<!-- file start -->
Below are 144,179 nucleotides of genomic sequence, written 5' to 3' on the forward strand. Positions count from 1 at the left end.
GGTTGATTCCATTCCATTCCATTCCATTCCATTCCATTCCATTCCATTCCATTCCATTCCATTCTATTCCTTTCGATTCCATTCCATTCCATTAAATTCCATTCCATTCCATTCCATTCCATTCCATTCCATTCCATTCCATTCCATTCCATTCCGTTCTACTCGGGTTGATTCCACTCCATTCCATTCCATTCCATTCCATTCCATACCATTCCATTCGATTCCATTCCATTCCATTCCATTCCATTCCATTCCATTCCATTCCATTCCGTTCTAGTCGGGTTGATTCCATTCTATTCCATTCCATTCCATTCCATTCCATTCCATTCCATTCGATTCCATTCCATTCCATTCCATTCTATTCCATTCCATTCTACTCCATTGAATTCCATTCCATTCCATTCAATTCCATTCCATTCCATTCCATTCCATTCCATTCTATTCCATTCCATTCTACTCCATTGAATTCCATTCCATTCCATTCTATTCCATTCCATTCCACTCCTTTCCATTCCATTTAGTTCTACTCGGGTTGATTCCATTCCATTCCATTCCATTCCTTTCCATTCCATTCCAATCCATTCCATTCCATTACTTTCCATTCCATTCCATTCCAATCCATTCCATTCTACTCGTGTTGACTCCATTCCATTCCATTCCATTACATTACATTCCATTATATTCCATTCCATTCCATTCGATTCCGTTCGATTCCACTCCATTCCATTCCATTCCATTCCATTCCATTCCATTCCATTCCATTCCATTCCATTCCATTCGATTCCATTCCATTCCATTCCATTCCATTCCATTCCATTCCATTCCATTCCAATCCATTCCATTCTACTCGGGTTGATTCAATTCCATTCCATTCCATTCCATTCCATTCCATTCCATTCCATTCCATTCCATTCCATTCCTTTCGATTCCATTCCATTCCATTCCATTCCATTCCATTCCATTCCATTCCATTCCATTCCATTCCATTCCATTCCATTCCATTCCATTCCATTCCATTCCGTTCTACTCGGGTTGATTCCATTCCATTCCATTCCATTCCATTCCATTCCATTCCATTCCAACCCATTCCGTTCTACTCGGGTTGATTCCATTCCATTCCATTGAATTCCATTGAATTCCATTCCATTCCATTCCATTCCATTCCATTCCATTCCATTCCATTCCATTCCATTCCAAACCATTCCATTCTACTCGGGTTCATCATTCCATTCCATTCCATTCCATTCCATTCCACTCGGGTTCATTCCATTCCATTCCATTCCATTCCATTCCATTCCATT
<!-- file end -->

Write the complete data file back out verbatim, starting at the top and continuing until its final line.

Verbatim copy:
Below are 144,179 nucleotides of genomic sequence, written 5' to 3' on the forward strand. Positions count from 1 at the left end.
GGTTGATTCCATTCCATTCCATTCCATTCCATTCCATTCCATTCCATTCCATTCCATTCCATTCTATTCCTTTCGATTCCATTCCATTCCATTAAATTCCATTCCATTCCATTCCATTCCATTCCATTCCATTCCATTCCATTCCATTCCATTCCGTTCTACTCGGGTTGATTCCACTCCATTCCATTCCATTCCATTCCATTCCATACCATTCCATTCGATTCCATTCCATTCCATTCCATTCCATTCCATTCCATTCCATTCCATTCCGTTCTAGTCGGGTTGATTCCATTCTATTCCATTCCATTCCATTCCATTCCATTCCATTCCATTCGATTCCATTCCATTCCATTCCATTCTATTCCATTCCATTCTACTCCATTGAATTCCATTCCATTCCATTCAATTCCATTCCATTCCATTCCATTCCATTCCATTCTATTCCATTCCATTCTACTCCATTGAATTCCATTCCATTCCATTCTATTCCATTCCATTCCACTCCTTTCCATTCCATTTAGTTCTACTCGGGTTGATTCCATTCCATTCCATTCCATTCCTTTCCATTCCATTCCAATCCATTCCATTCCATTACTTTCCATTCCATTCCATTCCAATCCATTCCATTCTACTCGTGTTGACTCCATTCCATTCCATTCCATTACATTACATTCCATTATATTCCATTCCATTCCATTCGATTCCGTTCGATTCCACTCCATTCCATTCCATTCCATTCCATTCCATTCCATTCCATTCCATTCCATTCCATTCCATTCGATTCCATTCCATTCCATTCCATTCCATTCCATTCCATTCCATTCCATTCCAATCCATTCCATTCTACTCGGGTTGATTCAATTCCATTCCATTCCATTCCATTCCATTCCATTCCATTCCATTCCATTCCATTCCATTCCTTTCGATTCCATTCCATTCCATTCCATTCCATTCCATTCCATTCCATTCCATTCCATTCCATTCCATTCCATTCCATTCCATTCCATTCCATTCCATTCCGTTCTACTCGGGTTGATTCCATTCCATTCCATTCCATTCCATTCCATTCCATTCCATTCCAACCCATTCCGTTCTACTCGGGTTGATTCCATTCCATTCCATTGAATTCCATTGAATTCCATTCCATTCCATTCCATTCCATTCCATTCCATTCCATTCCATTCCATTCCATTCCAAACCATTCCATTCTACTCGGGTTCATCATTCCATTCCATTCCATTCCATTCCATTCCACTCGGGTTCATTCCATTCCATTCCATTCCATTCCATTCCATTCCATT